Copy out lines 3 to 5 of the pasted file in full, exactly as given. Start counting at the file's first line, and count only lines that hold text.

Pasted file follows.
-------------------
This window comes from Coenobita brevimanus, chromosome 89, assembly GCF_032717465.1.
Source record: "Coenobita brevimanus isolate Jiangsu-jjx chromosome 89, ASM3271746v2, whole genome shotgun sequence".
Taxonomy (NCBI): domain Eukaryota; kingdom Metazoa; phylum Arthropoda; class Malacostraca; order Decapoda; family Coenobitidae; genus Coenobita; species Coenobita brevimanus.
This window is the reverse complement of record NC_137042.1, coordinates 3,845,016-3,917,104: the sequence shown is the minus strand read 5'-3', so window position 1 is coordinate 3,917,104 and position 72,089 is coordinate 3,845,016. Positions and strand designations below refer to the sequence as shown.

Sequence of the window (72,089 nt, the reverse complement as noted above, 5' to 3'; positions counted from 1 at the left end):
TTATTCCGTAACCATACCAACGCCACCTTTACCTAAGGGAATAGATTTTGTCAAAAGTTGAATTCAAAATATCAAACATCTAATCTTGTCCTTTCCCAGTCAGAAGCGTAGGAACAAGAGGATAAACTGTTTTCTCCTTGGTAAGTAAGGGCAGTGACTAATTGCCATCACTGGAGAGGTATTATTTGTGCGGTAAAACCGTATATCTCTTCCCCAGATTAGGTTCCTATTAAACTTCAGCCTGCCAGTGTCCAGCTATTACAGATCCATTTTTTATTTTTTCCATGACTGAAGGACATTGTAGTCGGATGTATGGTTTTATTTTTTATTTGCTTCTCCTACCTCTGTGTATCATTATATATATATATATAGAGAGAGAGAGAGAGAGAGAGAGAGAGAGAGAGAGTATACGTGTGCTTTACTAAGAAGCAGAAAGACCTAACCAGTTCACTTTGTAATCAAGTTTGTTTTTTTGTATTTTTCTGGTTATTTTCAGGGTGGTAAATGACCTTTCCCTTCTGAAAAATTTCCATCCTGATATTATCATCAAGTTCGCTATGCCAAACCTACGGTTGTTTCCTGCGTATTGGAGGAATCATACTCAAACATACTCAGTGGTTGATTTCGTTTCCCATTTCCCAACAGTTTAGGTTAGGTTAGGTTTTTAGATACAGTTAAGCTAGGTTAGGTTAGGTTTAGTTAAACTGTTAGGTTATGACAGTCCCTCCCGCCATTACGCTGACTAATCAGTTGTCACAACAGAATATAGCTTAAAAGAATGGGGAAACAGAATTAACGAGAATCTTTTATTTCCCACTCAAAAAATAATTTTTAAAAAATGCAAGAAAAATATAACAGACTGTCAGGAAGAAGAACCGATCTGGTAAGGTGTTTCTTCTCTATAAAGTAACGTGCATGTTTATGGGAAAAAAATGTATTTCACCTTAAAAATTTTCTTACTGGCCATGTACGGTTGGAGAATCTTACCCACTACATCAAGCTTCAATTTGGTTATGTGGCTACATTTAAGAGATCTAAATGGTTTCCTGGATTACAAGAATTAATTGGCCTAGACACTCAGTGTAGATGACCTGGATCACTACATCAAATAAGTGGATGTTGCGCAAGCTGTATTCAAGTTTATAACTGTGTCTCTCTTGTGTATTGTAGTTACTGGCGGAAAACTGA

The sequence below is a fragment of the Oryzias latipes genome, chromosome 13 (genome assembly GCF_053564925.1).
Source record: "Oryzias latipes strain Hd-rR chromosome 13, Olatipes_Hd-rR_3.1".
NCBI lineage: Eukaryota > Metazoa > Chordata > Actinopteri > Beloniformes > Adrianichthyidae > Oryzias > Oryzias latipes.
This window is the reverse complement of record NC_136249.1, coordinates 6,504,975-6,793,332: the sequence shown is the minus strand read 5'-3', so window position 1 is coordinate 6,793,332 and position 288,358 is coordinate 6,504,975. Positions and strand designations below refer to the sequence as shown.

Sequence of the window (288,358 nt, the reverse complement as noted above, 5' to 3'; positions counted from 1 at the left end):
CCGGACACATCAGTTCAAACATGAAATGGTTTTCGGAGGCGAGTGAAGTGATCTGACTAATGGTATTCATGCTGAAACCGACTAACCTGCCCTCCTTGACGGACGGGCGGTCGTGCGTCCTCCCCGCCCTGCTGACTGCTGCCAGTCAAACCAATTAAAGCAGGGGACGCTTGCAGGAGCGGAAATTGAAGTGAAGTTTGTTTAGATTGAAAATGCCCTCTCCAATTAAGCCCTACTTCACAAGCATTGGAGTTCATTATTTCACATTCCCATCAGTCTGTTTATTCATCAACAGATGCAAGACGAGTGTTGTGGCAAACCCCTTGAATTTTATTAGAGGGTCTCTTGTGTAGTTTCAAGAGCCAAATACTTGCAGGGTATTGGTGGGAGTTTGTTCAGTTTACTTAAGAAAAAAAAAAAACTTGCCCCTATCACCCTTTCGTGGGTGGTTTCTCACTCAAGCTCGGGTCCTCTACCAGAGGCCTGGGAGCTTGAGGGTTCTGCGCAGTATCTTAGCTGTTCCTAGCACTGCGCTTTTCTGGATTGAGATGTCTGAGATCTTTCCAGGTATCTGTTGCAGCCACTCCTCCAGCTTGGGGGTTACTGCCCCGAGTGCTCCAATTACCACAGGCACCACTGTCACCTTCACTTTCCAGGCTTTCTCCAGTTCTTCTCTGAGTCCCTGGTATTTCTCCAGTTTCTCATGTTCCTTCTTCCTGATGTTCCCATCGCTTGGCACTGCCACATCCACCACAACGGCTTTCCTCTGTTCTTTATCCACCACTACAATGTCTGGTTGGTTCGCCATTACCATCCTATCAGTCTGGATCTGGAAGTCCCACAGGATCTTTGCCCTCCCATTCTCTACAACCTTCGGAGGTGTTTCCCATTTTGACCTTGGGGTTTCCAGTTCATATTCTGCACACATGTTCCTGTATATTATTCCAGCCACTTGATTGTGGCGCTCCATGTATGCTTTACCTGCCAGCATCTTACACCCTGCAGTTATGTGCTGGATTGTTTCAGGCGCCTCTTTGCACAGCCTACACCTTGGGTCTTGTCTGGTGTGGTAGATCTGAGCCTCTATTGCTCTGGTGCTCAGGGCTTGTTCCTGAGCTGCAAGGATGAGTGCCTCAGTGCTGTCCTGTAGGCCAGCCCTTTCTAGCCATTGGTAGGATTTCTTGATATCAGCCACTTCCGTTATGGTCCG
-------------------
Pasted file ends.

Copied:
Taxonomy (NCBI): domain Eukaryota; kingdom Metazoa; phylum Arthropoda; class Malacostraca; order Decapoda; family Coenobitidae; genus Coenobita; species Coenobita brevimanus.
This window is the reverse complement of record NC_137042.1, coordinates 3,845,016-3,917,104: the sequence shown is the minus strand read 5'-3', so window position 1 is coordinate 3,917,104 and position 72,089 is coordinate 3,845,016. Positions and strand designations below refer to the sequence as shown.

Sequence of the window (72,089 nt, the reverse complement as noted above, 5' to 3'; positions counted from 1 at the left end):